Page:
In 2008, Google researchers pioneered the idea of using specific keyword searches to track the location of seasonal flu outbreaks. Working in cooperation with officials at the Centers for Disease Control, the company ultimately released Google Flu Trends in 2010, a tool they hoped would complement traditional CDC data in predicting flu outbreaks.
After its initial successes in predicting the scope of the H1N1 influenza outbreak, Google Flu Trends hit a roadblock, grossly overestimating the number of flu cases in the 2012-2013 flu season. This misstep may have demonstrated the limitations of search query data analysis in predicting disease.
Enter Social Media Research
Image via Flickr by Kooroshication
Graham Dodge, entrepreneur and founder of Sickweather, believes social media chatter is a better indicator for predicting disease outbreaks. Social media sites like Facebook and Twitter provide real-time contextualized data that can be mined and analyzed to accurately track and predict disease. His company’s new consumer product is doing exactly that.
Social media, according to Dodge, “provides more context … for natural language processing to better qualify what the person means.” He explained there is more predictive data in a tweet saying “I have the flu,” for example, than in a Google search for the word “flu.” His tracking product analyzes social media data for mention of 24 symptoms of illness and then plots them by geographic location to identify “sick zones.”
Impact of Social Media Research on Public Health
The results of social media research efforts caught the attention of Dr. Nicole Lurie, the Department of Health and Human Services’ undersecretary for preparedness and response. DHS announced a contest to develop the best public health app to predict disease outbreak based on social media feeds, especially Twitter.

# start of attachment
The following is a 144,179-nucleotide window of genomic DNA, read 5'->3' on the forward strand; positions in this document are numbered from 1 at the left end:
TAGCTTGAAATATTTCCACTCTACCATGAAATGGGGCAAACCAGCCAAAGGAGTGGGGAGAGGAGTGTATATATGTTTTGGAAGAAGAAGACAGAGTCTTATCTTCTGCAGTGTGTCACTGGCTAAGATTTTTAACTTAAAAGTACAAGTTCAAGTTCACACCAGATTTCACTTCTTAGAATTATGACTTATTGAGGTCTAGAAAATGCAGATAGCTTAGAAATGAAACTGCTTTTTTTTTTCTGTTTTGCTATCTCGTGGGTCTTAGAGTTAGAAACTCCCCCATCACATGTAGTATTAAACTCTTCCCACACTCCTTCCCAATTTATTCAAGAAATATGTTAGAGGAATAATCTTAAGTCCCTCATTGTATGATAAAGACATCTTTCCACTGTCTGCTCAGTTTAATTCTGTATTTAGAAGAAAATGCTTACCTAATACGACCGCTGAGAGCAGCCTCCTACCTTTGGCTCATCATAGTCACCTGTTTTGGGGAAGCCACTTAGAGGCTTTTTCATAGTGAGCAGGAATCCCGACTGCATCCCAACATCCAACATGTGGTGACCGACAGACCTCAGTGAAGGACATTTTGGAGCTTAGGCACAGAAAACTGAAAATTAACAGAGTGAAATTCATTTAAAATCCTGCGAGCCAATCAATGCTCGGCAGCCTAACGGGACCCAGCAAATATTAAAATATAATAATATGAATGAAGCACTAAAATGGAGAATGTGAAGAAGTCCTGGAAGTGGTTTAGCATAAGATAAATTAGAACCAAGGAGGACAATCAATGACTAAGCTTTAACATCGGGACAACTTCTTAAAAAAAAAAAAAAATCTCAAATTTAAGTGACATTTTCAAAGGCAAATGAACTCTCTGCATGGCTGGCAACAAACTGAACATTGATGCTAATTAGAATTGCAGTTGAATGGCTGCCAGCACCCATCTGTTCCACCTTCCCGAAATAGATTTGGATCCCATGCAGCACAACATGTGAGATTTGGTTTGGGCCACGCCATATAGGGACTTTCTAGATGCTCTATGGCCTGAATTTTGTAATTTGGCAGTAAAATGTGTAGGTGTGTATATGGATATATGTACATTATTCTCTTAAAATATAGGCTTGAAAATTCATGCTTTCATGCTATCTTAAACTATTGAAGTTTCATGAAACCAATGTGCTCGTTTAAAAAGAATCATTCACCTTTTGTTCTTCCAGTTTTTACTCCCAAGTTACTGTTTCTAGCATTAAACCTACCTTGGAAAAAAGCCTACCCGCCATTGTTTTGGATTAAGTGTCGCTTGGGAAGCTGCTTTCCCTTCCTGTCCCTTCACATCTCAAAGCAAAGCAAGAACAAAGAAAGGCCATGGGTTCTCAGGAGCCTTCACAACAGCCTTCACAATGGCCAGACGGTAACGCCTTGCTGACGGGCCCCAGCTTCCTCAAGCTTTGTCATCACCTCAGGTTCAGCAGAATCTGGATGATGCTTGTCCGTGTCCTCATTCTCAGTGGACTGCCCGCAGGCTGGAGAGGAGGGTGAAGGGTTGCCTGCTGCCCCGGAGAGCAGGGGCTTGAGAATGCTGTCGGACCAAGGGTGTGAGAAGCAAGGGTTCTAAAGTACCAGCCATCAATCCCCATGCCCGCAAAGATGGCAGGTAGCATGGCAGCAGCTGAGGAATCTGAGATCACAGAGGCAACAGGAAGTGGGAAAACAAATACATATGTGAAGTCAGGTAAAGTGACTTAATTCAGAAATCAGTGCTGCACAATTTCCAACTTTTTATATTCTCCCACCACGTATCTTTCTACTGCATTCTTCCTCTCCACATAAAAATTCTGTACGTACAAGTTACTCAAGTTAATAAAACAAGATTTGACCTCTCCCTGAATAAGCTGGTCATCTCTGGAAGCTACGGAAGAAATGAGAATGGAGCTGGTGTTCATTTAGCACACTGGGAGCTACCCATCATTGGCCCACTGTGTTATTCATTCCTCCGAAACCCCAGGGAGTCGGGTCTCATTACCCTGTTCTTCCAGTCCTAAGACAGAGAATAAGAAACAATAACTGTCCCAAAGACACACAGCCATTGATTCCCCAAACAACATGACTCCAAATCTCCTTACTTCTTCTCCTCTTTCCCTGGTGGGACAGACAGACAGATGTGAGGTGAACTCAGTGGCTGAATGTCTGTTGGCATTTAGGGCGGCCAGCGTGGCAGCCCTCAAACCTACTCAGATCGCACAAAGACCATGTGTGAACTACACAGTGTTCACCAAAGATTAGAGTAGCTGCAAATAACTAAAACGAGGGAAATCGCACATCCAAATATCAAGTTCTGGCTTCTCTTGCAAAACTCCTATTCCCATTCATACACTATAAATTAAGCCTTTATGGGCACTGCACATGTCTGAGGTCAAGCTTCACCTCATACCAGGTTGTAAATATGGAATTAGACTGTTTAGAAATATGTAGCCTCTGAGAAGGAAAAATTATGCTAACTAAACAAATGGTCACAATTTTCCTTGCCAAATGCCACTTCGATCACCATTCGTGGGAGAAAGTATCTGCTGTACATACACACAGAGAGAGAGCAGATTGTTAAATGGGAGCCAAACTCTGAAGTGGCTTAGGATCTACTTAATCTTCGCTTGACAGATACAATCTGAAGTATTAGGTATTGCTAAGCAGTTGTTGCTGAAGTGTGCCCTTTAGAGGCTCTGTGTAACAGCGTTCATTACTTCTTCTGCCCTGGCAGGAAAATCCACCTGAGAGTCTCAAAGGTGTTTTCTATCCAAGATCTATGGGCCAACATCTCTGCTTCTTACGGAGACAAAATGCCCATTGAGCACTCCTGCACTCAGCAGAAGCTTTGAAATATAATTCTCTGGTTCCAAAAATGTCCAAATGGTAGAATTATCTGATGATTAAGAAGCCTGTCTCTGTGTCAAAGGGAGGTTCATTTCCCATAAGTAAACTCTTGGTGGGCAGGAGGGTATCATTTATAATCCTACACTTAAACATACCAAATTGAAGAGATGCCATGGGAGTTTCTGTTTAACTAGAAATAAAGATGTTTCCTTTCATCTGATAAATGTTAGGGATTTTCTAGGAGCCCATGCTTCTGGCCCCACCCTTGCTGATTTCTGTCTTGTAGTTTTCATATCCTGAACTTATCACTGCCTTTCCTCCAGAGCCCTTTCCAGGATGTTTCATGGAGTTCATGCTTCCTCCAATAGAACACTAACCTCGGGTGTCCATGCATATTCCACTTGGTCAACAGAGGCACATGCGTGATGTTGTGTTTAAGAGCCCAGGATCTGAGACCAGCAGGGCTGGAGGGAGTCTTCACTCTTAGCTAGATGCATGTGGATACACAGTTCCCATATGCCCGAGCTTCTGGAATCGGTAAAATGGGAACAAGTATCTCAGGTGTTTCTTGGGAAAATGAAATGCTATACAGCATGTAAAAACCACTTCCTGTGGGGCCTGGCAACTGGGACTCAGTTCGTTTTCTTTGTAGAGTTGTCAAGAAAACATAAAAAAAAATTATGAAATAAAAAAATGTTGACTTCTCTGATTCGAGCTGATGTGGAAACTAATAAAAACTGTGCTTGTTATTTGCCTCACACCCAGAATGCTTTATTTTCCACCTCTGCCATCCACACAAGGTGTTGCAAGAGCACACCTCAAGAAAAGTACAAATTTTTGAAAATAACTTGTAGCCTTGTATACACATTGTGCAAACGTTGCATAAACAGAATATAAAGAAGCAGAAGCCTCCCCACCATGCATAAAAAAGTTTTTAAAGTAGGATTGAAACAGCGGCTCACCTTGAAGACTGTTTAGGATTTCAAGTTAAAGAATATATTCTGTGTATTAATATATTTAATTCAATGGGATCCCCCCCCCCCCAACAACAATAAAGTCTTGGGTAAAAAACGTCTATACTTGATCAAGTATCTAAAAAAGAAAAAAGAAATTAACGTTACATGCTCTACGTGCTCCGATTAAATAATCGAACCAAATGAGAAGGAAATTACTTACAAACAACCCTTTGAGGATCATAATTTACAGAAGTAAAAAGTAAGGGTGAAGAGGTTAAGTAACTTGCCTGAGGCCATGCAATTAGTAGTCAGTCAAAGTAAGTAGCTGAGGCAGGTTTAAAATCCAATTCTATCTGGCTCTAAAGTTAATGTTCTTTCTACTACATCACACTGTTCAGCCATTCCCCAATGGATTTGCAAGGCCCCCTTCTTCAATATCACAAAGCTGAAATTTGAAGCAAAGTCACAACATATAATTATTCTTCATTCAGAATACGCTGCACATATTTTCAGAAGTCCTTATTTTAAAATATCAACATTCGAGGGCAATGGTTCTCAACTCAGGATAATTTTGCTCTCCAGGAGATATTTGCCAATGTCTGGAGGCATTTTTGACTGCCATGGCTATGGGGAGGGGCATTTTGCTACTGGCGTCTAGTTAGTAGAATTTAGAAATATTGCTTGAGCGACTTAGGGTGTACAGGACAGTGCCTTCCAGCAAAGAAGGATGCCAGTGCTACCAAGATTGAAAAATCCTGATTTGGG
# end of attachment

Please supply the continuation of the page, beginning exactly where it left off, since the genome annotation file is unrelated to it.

In September 2012, the $21,000 cash prize was awarded to two nursing informatics specialists, Charles Boicey and Brian Norris, for their web application “MappyHealth.” The application focuses strictly on Twitter data and incorporates robust geolocation information so public health officials can focus on their local and regional populations as well as tracking global trends.
The MappyHealth developers went on to found Social Health Insights, a company that uses social media analysis to create interactive maps that pinpoint which diseases are being discussed in which U.S. cities.
Integrating Social Media Research with Traditional Data
The CDC is already incorporating search query data and social media data with its traditional data tracking emergency room visits and cough and cold medication purchases. But Sickweather’s Dodge believes integrating a broader range of data will be more accurate in forecasting disease outbreak. He cites the period around the Indianapolis Super Bowl, during which time Twitter mentions of flu and flu symptoms skyrocketed in the Indianapolis area.
Dodge’s product combines major event information, weather and travel patterns, and environmental data with social media analysis to more rapidly and accurately identify sick zones and outbreaks.
Integrating social media research into healthcare informatics is a concept well worth developing. With over 500 million tweets sent each day alone, social media offers a treasure trove of data that can be mined to help protect public health.